On the software side, NZXT uses an all-in-one utility named CAM. The CAM utility controls RGB lighting, overclocking, power, audio, fan speed and more. On the left side of the software are menus/sections, while the right side displays information and is where adjustments happen. Overall, the software worked well in our limited use during testing.
To give you a sense of the Firmware, we’ve gathered screenshots showing most of the BIOS screens.
NZXT worked with ASRock to help develop this board, and it shows a bit with the overall setup of the BIOS. Across the top are several headers, including Main, Overclocking, Advanced, Tool, PC Monitoring, and more. Editable fields are on the left, while descriptions of each selection are on the right. For those who enjoy working in EZ-Mode, you’ll have to do without as this board doesn’t have one.
The BIOS is black, white and purple, matching NZXT’s brand colors while also being easy to read. Most options are found just under the sub-heading(s), and you do not have to dig down to find commonly used features. Additionally, the BIOS is ergonomic for the user, with most of what you need easily accessible. We didn’t have any issues.
Test System / Comparison Products
As of late November 2020, we’ve updated our test system to Windows 10 64-bit OS (20H2) with all threat mitigations applied. We also upgraded our video card driver to 457.30 and reran all the game tests moving to the new 5000 series CPU. We use the latest non-beta motherboard BIOS available to the public unless otherwise noted. The hardware used is as follows:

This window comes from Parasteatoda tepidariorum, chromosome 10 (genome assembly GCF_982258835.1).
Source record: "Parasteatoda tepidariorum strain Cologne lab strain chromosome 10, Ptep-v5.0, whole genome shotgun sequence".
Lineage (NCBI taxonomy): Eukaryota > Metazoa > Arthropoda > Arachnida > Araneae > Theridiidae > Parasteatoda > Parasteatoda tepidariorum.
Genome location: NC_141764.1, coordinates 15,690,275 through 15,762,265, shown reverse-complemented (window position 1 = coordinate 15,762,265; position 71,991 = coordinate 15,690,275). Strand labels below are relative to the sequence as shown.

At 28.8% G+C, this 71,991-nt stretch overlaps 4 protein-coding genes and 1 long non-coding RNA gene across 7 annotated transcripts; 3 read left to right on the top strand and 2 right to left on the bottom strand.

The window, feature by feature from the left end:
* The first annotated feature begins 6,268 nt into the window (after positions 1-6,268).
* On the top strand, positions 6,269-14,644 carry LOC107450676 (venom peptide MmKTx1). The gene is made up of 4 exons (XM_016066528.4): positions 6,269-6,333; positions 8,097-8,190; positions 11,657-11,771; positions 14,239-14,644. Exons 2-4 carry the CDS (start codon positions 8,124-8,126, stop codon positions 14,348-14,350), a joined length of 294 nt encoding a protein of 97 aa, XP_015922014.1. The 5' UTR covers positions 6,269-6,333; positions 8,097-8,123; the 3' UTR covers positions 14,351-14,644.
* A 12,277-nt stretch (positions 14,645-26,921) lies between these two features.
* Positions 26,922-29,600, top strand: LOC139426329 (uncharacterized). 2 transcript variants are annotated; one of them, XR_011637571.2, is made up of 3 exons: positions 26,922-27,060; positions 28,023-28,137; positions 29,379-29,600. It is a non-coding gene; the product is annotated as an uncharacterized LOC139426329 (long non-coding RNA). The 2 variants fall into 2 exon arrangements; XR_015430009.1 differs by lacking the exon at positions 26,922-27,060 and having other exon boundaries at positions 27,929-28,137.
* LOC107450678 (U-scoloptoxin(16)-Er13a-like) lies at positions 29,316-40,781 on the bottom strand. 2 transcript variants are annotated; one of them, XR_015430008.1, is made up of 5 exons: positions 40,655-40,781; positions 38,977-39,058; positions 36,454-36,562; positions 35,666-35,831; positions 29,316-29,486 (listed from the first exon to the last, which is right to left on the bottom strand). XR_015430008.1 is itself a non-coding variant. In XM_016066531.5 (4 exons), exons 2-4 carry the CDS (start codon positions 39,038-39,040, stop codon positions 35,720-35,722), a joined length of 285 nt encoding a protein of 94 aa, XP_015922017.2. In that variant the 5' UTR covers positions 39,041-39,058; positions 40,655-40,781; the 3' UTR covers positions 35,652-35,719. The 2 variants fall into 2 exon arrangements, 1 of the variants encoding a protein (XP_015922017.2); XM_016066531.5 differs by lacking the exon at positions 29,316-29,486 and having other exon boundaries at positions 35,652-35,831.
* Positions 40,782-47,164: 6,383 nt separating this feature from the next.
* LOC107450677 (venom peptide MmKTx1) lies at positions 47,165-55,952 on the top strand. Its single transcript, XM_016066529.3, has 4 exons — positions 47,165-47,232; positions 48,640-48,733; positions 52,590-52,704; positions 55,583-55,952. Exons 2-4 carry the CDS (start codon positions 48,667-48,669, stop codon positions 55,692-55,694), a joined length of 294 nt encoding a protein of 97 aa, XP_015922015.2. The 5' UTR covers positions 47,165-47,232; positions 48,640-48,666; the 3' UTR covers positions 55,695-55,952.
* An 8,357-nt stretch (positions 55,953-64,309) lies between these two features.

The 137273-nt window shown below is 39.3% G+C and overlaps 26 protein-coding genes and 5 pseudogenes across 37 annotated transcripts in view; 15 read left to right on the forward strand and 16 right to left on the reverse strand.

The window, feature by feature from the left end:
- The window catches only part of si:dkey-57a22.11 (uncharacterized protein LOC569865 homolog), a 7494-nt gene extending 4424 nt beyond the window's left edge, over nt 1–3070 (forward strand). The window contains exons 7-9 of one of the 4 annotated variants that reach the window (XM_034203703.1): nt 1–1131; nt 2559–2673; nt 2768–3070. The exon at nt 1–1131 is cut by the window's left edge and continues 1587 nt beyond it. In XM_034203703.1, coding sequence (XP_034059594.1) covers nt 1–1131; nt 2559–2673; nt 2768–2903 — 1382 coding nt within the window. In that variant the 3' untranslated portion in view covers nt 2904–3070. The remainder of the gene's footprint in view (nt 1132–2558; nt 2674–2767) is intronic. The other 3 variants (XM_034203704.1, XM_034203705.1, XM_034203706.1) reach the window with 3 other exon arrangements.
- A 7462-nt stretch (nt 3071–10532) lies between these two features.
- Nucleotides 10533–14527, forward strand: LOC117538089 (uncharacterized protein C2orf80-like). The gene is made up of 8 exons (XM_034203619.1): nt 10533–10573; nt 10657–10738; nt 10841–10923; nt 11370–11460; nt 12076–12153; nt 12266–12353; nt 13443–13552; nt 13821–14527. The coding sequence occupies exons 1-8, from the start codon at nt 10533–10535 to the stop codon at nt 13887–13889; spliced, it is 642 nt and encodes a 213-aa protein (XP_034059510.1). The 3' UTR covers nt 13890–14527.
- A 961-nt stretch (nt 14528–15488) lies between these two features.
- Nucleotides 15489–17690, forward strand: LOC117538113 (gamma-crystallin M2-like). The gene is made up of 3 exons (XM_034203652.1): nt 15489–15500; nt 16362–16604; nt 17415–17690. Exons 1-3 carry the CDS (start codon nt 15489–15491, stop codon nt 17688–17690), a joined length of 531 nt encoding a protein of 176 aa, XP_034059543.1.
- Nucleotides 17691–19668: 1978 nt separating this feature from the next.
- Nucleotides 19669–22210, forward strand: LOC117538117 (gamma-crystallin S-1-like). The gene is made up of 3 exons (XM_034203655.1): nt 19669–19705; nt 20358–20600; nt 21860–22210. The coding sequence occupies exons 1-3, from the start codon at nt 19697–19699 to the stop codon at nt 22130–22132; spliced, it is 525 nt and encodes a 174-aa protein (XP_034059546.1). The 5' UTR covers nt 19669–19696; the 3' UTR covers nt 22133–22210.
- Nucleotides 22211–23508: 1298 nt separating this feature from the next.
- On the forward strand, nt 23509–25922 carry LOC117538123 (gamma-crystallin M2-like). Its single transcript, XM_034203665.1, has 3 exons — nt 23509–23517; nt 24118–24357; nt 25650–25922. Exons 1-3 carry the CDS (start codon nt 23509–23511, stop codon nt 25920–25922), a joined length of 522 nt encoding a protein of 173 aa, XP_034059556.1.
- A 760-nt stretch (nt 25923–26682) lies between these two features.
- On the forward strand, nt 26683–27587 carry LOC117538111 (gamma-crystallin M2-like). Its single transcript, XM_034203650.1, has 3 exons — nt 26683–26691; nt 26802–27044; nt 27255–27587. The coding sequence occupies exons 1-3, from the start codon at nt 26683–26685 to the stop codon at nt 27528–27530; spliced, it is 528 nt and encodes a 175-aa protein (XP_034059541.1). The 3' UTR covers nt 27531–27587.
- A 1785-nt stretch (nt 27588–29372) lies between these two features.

|CPU||AMD Ryzen R9 5950X|
|Memory||GSkill Trident Z Neo 2x8GB DDR4 3600 (F4-3600C16Q-32GTZN)|
|GPU||Asus ROG Strix RTX 2070|
|CPU Cooler||Corsair H150i|
|Software||Windows 10 64-bit 20H2|
|Graphics Driver||NVIDIA Driver 457.30|
|Sound||Integrated HD audio|
|Network||Integrated Networking (GbE or 2.5 GbE)|
|Synthetic Benchmarks and Settings||Row 0 - Cell 1|
|PCMark 10||Version 2.1.2177 64|
|Row 2 - Cell 0||Essentials, Productivity, Digital Content Creation, MS Office|
|3DMark||Version 2.11.6866 64|
|Row 4 - Cell 0||Firestrike Extreme and Time Spy Default Presets|
|Cinebench R20||Version RBBENCHMARK271150|
|Row 6 - Cell 0||Open GL Benchmark - Single and Multi-threaded|
|Application Tests and Settings||Row 7 - Cell 1|
|LAME MP3||Version SSE2_2019|
|Row 9 - Cell 0||Mixed 271MB WAV to mp3: Command: -b 160 --nores (160Kb/s)|
|HandBrake CLI||Version: 1.2.2|
|Row 11 - Cell 0||Sintel Open Movie Project: 4.19GB 4K mkv to x264 (light AVX) and x265 (heavy AVX)|
|Corona 1.4||Version 1.4|
|Row 13 - Cell 0||Custom benchmark|
|Row 15 - Cell 0||Integrated benchmark|
|Game Tests and Settings||Row 16 - Cell 1|
|The Division 2||Ultra Preset - 1920 x 1080|
|Forza Horizon 4||Ultra Preset - 1920 x 1080|
MORE: Best Motherboards
MORE: How To Choose A Motherboard
MORE: All Motherboard Content
Both NZXT boards have been released at the same price point.
Are intel boards still more expensive in general ? or has that gone away now that AMD CPUs are in the lead ?
Do we need to rethink the assumption that choosing intel means a more expensive motherboard ?
While I understand your sentiment, 10Gb has some high requirements. Power requirements are extreme for the signaling, and it runs hot with cat 6/7 ethernet. Unless you do your cabling properly, you're going to fall back on speed. A lot of cabling online labeled Cat 6/7 is junk. And there's only a very few select 10Gb switches that are reasonably priced (ie: Microtik) None of the cheap ones support SFP/SIP so you can't mix and match
For homes that are pre-wired w/ Cat5e, 2.5G is all we can support w/o rewiring w/ Cat6A or only supporting 10G in a single room w/ 1G, bonding, or 2.5G uplinks to your wiring panel.